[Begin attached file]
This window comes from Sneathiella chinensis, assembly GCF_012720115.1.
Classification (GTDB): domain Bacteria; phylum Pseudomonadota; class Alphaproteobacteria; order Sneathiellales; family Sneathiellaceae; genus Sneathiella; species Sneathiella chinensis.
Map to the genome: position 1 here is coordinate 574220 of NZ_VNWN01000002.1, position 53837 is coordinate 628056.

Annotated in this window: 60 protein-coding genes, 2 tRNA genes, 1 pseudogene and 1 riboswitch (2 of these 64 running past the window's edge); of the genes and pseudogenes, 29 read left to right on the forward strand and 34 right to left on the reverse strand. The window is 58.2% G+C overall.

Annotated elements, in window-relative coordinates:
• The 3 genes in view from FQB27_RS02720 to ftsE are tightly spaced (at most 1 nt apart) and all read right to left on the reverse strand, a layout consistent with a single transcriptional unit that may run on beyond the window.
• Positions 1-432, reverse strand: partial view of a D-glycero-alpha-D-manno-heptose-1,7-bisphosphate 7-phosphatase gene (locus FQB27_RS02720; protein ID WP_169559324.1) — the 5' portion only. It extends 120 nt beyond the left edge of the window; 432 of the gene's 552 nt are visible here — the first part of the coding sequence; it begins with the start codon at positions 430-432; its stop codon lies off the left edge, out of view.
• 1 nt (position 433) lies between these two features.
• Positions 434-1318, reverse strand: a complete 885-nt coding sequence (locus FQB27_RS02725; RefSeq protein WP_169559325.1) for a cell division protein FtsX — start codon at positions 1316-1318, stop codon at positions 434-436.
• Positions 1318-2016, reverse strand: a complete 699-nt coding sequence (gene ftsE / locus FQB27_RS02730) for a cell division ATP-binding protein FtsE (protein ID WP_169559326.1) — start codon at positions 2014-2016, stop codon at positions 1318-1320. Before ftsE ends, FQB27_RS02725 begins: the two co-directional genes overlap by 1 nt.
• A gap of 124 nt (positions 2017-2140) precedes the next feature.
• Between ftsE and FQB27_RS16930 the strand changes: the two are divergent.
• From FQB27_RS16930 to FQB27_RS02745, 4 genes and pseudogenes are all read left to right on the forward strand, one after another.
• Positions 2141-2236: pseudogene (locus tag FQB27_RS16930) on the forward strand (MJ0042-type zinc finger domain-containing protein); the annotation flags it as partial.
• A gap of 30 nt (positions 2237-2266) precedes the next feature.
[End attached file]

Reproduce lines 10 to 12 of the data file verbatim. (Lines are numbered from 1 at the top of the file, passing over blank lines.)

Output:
• Positions 1318-2016, reverse strand: a complete 699-nt coding sequence (gene ftsE / locus FQB27_RS02730) for a cell division ATP-binding protein FtsE (protein ID WP_169559326.1) — start codon at positions 2014-2016, stop codon at positions 1318-1320. Before ftsE ends, FQB27_RS02725 begins: the two co-directional genes overlap by 1 nt.
• A gap of 124 nt (positions 2017-2140) precedes the next feature.
• Between ftsE and FQB27_RS16930 the strand changes: the two are divergent.